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Book Review: My Ántonia, by Willa Cather

I hadn’t read this classic of American literature and having reindex (1)ad it, I really enjoyed it. Just under a century old, it shows its age in a scene with a blind black American singer that would be written differently today. Otherwise this novel has an up to date feel in the themes of immigrants being welcome or not in our country. Antonia and her family are from Bohemia and are trying to make a living on the Nebraska plains. Their farm is next to Jim Burden’s family farm and 9-year-old Jim and 13-year-old Antonia become fast friends. Cather’s descriptions of the Plains are lyrical, the characters sympathetic, and the plot held my interest. Considered a masterpiece of the American novel, it was enthusiastically received when published in 1918.

RATING: * * * * Very, very good

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Reviewed by: kh

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Book Review: Humans of New York: Stories, by Brandon Stanton

index (2)This book grew out of the five years that Stanton has maintained his blog of the same name. During that time he has interviewed and photographed more than ten thousand of New York City’s 8.5 million residents. Each of them, as does each of us, has their own story. Ranging from a line or two to a few paragraphs along with the photo, the entries are sad, tragic, hopeful, silly, serious, weird, just all over the spectrum. I found reading this pretty addictive.

Rating: * * * A good read

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Reviewed by: kh

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Review: How to be a Tudor: A Dawn-to-Dusk Guide to Tudor Life, by Ruth Goodman

25622831The Tudor period (1485-1603) is historian Goodman’s favorite. There is nothing dry or tedious about this depiction as the author has been an enthusiastic participant in actually trying out aspects of Tudor life. It’s hard to imagine how different life was from today. Everything is done be hand, for a piece of clothing the sheep needed to be raised and shorn, the wool cleaned and spun and the cloth woven before the garment could be cut and sewn. If there was bad weather and a poor harvest people were hungry. Goodman explains in detail the importance of ploughing the fields and why it was an almost year round task. I enjoyed the explanations of the Tudor origins of expressions such as “pin money” and why we eat our meals in a particular order still following Tudor health guidelines today.

Rating: * * * * Very, very good

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Reviewed by: kh

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Review: The Shoemaker’s Wife, by Adriana Trigiani

Loosely based on the lives of the author’s grandparents, this novel follow Enza and Ciro and their families from the time they are children in their native Italian Alps to their later meeting in New York City. They had first met in Italy as teenagers but Ciro is suddenly forced to leave when he witnesses the local priest acting in a most unpriestly way. Enza comes to New York to earn money to help her family buy a home back in their Italian village. She works for a time at a blouse factory in Hoboken and later finds work in the costume shop of the Metropolitan Opera as a skilled and creative seamstress. Ciro is apprenticed to a shoemaker in New York City’s Little Italy. The story starts in the early 1900’s when great waves of Europeans, including some of my relatives, came to the United States. I found this story warm and a satisfying read.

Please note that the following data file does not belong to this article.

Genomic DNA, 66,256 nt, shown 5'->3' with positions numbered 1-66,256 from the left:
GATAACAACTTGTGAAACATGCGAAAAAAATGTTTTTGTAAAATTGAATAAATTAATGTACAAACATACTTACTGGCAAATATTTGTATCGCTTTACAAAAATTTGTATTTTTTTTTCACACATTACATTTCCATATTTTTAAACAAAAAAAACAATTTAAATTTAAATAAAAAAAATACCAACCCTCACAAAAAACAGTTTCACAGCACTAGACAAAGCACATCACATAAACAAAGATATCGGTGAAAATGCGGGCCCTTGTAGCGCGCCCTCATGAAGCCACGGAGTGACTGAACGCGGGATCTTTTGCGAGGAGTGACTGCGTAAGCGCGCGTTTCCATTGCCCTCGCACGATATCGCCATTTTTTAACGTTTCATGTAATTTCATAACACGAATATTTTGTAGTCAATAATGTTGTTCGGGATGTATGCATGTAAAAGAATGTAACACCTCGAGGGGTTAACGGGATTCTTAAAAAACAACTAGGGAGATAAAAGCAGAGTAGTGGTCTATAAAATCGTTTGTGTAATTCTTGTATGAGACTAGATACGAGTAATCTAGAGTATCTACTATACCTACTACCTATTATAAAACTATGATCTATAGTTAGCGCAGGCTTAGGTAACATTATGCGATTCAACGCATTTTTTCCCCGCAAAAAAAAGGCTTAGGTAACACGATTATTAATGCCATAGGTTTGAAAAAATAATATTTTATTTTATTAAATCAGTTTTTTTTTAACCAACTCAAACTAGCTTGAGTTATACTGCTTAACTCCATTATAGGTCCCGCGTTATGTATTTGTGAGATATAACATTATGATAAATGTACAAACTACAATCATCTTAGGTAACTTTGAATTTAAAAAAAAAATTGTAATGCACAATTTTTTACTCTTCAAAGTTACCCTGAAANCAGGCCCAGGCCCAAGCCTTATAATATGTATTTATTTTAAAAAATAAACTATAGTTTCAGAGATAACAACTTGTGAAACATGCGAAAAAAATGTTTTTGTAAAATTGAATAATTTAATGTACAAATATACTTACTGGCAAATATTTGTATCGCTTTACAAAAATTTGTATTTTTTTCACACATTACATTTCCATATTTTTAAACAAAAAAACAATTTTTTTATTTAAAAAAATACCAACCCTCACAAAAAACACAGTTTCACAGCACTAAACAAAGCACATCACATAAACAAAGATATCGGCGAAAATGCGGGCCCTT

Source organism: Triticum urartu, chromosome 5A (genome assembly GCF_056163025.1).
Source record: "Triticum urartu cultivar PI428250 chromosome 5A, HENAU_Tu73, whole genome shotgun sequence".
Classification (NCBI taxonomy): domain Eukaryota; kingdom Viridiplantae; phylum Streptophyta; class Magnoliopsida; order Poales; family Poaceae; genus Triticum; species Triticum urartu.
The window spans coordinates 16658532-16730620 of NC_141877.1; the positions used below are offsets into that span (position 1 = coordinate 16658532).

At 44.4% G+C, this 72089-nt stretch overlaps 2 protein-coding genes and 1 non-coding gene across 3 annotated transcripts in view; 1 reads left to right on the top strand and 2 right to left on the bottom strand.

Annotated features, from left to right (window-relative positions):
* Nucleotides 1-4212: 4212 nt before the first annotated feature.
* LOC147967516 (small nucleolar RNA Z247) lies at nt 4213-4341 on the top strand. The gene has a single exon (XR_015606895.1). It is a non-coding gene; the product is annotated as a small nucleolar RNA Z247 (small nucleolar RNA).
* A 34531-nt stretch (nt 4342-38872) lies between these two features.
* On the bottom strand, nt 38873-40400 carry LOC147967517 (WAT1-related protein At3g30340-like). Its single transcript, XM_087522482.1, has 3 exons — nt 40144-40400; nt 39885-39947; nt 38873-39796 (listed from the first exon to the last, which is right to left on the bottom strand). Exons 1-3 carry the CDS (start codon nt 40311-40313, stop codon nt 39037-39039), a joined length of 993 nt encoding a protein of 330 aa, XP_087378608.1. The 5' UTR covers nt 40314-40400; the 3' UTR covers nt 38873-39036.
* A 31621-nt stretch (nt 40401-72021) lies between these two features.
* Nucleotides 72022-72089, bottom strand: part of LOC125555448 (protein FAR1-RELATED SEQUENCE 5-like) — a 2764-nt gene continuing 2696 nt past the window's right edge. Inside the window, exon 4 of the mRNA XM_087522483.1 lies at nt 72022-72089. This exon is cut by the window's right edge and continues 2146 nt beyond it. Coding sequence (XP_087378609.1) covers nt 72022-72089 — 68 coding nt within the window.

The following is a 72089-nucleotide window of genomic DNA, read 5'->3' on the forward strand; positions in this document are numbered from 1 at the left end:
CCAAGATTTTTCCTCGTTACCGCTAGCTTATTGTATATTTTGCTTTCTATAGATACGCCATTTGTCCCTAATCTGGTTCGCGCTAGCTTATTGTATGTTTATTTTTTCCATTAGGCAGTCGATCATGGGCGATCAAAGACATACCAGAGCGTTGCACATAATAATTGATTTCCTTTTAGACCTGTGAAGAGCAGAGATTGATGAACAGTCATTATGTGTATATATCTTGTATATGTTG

RATING: * * * A good read

Reviewed by: kh

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Review: Inspector Ghote’s First Case, by H.R.F. Keating

Keating was a prolific British crime fiction writer and the author of twenty-six Inspector Ghote novels. Though titled “First Case,” this book from 2008 was the twenty-fifth written in the series. Ghote has just been promoted to the rank of Inspector in the Bombay Criminal Investigation Department and he and his wife Protima are expecting the arrival of their first baby. Retired chief of the Bombay police, Sir Rustom Engineer, asks Ghote to investigate the apparent suicide of the young wife of a longtime friend of his, English ex-patriot Robert Dawkins. Protima is not happy to be left alone so close to her due date as Ghote travels north to the Dawkins’ home but Ghote is determined to thoroughly investigate the death of Iris Dawkins. I listened to the book on CD and the narrator, Sam Dastor, a Bombay native, did an excellent job.

RATING: * * * A good read

Reviewed by: kh

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Review: The Politics of Washing: Real Life in Venice, by Polly Coles

The author writes about the year she spent living in Venice with her husband and four young children. She loves Venice, its beauty, and its unique position as a 21st century functioning city of some 60,000 people but one without cars or trucks. There are however, problems with no easy solutions. On many days, except in the winter, there are as many or more tourists as there are residents in Venice, with thousands of these arriving on cruise ships for the day. The vaporetti (water buses which are a daily necessity for residents) are hopelessly crowded and real estate prices are soaring due to foreign buyers which makes it difficult for the native Venetians to buy or rent apartments. The food stores, pharmacies and other local establishments give way to shops catering to tourists since the latter can afford to pay higher rents. Still, Coles remains hopeful that solutions can be found so that Venice can be “not a mere monument, but a living city.”

RATING: * * * A good read

Reviewed by: kh

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